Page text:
It's magnificent. If the vertigo isn't enough to cause a swarm of butterflies, then the observant tourists might. Some non-golfing Germans were there when we teed off. Predictably, they wound up more amazed by the view than our result.
It might be the only hole in golf where you actually need to calculate -- not just variables such as distance and wind -- but the speed of the earth's rotation. My 8-iron was hit, I thought, dead at the stick, but the ball was aloft for so long it landed 10 feet to the right of the green. The designated landing area just rotated right out from under a well-struck shot.
The seventh and the other holes that make up the front nine opened in 1996. In the years since, Obenrader knows of just two golfers who've aced the hole. The original nine opened in 1980 and winds down along the banks of the Allegheny River.
The back (original) nine, opened in 1980, and would be better off it were the back seven. Spatial concerns typical of many golf courses meant designers had to shoe-horn in some holes to get to the requisite nine. That means some parallel fairways become cross-driving shooting galleries. It's unfortunate, but the stubborn mountains and rivers bracket the course and left little room for a comfortable layout.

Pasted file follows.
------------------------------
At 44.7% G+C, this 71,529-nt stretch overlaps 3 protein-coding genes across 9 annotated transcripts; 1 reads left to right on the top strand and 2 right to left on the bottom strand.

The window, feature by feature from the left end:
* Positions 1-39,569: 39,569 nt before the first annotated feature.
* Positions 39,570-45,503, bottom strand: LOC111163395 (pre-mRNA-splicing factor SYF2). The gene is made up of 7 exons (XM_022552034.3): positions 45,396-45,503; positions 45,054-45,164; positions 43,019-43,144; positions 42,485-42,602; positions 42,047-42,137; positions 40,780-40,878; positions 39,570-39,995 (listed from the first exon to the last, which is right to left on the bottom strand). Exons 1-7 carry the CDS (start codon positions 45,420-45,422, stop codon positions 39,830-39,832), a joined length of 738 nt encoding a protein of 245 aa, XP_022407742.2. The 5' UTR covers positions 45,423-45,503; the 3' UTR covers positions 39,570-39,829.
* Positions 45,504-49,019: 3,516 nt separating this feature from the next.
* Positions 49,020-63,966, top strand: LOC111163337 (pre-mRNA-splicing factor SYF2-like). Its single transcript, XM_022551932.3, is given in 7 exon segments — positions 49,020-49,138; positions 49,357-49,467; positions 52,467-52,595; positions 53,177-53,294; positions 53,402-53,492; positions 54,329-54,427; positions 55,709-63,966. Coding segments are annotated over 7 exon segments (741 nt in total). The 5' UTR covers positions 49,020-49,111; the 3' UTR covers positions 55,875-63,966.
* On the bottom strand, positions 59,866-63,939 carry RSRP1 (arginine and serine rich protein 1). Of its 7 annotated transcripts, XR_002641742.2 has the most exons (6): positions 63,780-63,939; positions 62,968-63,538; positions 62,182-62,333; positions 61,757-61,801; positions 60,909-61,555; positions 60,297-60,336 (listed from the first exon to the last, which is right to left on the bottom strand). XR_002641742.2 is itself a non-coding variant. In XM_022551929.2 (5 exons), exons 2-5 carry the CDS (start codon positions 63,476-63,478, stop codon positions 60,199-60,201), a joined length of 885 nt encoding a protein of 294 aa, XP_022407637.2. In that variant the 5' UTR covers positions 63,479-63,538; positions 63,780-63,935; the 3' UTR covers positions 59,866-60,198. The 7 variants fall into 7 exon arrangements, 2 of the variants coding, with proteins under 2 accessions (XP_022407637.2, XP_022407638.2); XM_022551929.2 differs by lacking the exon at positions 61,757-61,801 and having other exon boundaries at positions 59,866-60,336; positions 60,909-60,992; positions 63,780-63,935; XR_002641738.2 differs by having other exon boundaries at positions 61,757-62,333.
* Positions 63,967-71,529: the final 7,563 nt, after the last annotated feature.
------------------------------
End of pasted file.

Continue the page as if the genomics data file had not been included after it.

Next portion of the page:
Taken individually, however, each of the back nine are fine golf holes. There are lakes, marshes, trees and on four holes, inviting access to the banks of the Allegheny River. The impulse to unleash at least one monster swing to see if you can carry the more than 300-yard shore-to-shore expanse is almost irresistible. Our biggest guy kangaroo-bounced an old ball into the eastern forest after it hit what must have been a underwater trampoline. Still, it earned him bragging rights and it's a fun diversion while waiting for the fairways to clear.
But it's the front nine that will set your pulse racing. Each of the holes enjoys a snapshot-worthy character. It's a great "look-back" nine.
Serious golf demands we forget the last shot and charge forward, always concentrating on what is up next. But the front nine at Hunter's Station begs you to look back. The views of the forest, the streams, the deer and turkey all invite curious inspection. It's good to stop and see where you have been from a different perspective. The visuals at Hunter's Station are stirring.